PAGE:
[“The Battle of Cannae. This was a battle between the Romans and the Carthaginians. The Romans, who normally only use a few legions in battle, had now thrown 8 legions into battle. These eight legions, together with 2,400 Roman cavalry (riders), formed the core of this new huge army. As each legion was accompanied by as many allies-troops, and 4,000 allies-cavalry, the total strength of the Roman army at Cannae could not have been much less than 90,000. The battle lasted 8 hours and almost 50,000 Roman soldiers were killed. That’s about 100 per minute. This was due to the remarkable technique that Hannibal, the leader of the Carthaginians, handled: The Carthaginians had drawn in a semicircle. The Romans stood right in front of them. They used their usual techniques and set themselves up in ‘ acies triplex ‘, which means triple stroke order. These were, to make it easier to express, 3 rows of groups of soldiers. Hannibal has let the Romans surround themselves by auxiliary troops (his brother Hasdrubal and Numidians) and has turned them off. According to estimates, the Carthaginians lost 5,000 soldiers. The Roman army, as everyone knows, was very strong so that certainly makes it impressive. It is not such a battle with guns where 100,000 man dies, but it is the tactics it makes for me. Should I not be able to choose the Battle of Cannae, I would choose the Battle of Waterloo, where Napoleon was lost.
“,” In terms of scale, the great battles of both world wars are scarcely to be surpassed.The Marne where the failure of the Schlieffen plan was blessed, the Somme where the English lost 48,000 man in 1 day, Verdun where the French stopped the Germans for months at the expense of 750,000 casualties, Stalingrad, the first major German defeat, Kursk, the largest tank battle in history. What makes a blow “impressive”? The extent, the victims, the impact on the course of the war, heroically stand against a force majeure? And: “Battle”? Why are naval battles excluded? Or air strokes. The Battle of Britain was certainly impressive, if only because it was the first big battle that was fought completely and alone in the air. The Battle of the Atlantic lasted for years and was fought over an area that in terms of expanse, but also inhospitable, has not been unparalleled in history. MajGen “Boney” Fuller called the Battle of the Teutoburger Wald in 9 A.D. the most important in history because it made a definitive end to the Roman expansion in north-West Europe, prevented the latinization of the Teutones and thus laid the foundations for 2,000 years struggle between Frenchmen and Germans. But so there are more.
I choose a naval battle that ended undecisively, at least purely tactical seen.Strategically, he was all the more important, for what was not happening.
In 1672, the Republic of the United Netherlands was attacked by France, England and by 2 German monarchists.That is why 1672 is known as the disaster year. The struggle against the German rulers took place entirely on land. Those against the English completely at sea. Only the French put their army and their naval forces against the Republic. In the beginning, the Germans made a few success in the east of the Netherlands, but they eventually led to nothing. The French formed a much bigger problem and the Republic actually staggered. At sea, a combined Anglo-French fleet approached the Dutch coast with the intention of putting a force in the north to land. Clamp between the Frenchmen in the east and south and an English-French troop power in the north it would have been done with the Republic rapidly. In August 1673, it came to an encounter between the Dutch fleet and the English and French. Michiel de Ruyter is perhaps most famous for the 茅clatante successes he achieved at Chatham, but the Battle of Texel is the best and most meaningful result he achieved. Unlike Chatham, he was opposed to a great force majeure, but although neither party managed to gain a superiority in the struggle, the English and French departed afterwards and left De Ruyter and the Dutch fleet with the full Control over the Dutch waters. The English were then fought and gave up. A few months later they signed a peace treaty with the Republic. The French alone were not a party to the Dutch naval forces and the threat of an invasion from the sea was finally averted.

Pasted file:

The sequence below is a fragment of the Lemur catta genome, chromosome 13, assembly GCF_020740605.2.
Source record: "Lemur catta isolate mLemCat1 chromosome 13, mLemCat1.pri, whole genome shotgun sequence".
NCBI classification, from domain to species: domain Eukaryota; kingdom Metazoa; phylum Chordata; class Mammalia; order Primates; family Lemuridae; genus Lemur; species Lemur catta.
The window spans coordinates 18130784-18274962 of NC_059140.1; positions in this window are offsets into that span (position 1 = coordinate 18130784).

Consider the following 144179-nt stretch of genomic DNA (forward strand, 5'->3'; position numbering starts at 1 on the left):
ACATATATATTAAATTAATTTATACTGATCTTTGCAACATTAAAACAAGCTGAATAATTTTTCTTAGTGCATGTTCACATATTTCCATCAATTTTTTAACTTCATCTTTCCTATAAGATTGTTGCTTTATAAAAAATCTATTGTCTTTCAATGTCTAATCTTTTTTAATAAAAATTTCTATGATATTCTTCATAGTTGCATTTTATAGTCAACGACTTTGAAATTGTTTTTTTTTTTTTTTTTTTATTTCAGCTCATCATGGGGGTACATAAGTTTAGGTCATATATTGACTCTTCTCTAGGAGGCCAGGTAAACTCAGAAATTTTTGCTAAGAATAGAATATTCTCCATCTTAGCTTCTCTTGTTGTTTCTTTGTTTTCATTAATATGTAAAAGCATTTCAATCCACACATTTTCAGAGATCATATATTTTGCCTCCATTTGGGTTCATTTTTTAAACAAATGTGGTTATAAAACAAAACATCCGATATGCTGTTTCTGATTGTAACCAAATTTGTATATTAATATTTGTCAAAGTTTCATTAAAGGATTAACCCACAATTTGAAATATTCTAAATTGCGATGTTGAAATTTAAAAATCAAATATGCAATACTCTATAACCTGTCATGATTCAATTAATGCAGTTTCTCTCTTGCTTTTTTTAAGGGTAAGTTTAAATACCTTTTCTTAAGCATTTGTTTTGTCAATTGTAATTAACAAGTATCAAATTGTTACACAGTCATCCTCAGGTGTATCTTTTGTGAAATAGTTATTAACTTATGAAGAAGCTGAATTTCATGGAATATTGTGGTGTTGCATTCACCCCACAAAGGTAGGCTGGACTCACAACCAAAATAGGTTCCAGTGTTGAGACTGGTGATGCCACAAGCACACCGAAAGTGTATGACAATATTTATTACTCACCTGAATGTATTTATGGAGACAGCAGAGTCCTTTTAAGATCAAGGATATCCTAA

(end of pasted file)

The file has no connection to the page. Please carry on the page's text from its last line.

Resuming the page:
The battle is especially important to what was not happening.No invasion, no collapse of the republic. And what happened: stadtholder William III became the main opponent of the French pursuit of hegemony in Europe.15 years later he invaded England with an army, his father-in-law king James II, and became king himself. What happened ( too): James had closed a secret pact WITH Louis XIV before the attack on the Republic.If that was successful: no William III on the scene, no raid in England, James remains on the throne, the principle of the divine right of the Princes triumphs in Europe, Governments of Parliament-controlled cabinets do not come. And then? Does the Enlightenment pass through, England becomes the world power that it has become? Is there a British Empire? How does world history look? Not a clue, but if De Ruyter had lost that battle at Texel, it would have been very different in the world.
The Battle of Borodino between Napoleon and Kutuzov.It will never be known what the number of injuries and deaths is concerned but I estimate in roughly the same numbers as on the first day of the Battle of the Somme
According to the Bible the battle in the struggle of God and the Devil to Reign in heaven.Very little is known about this battle. Also the Ragnarok may be there.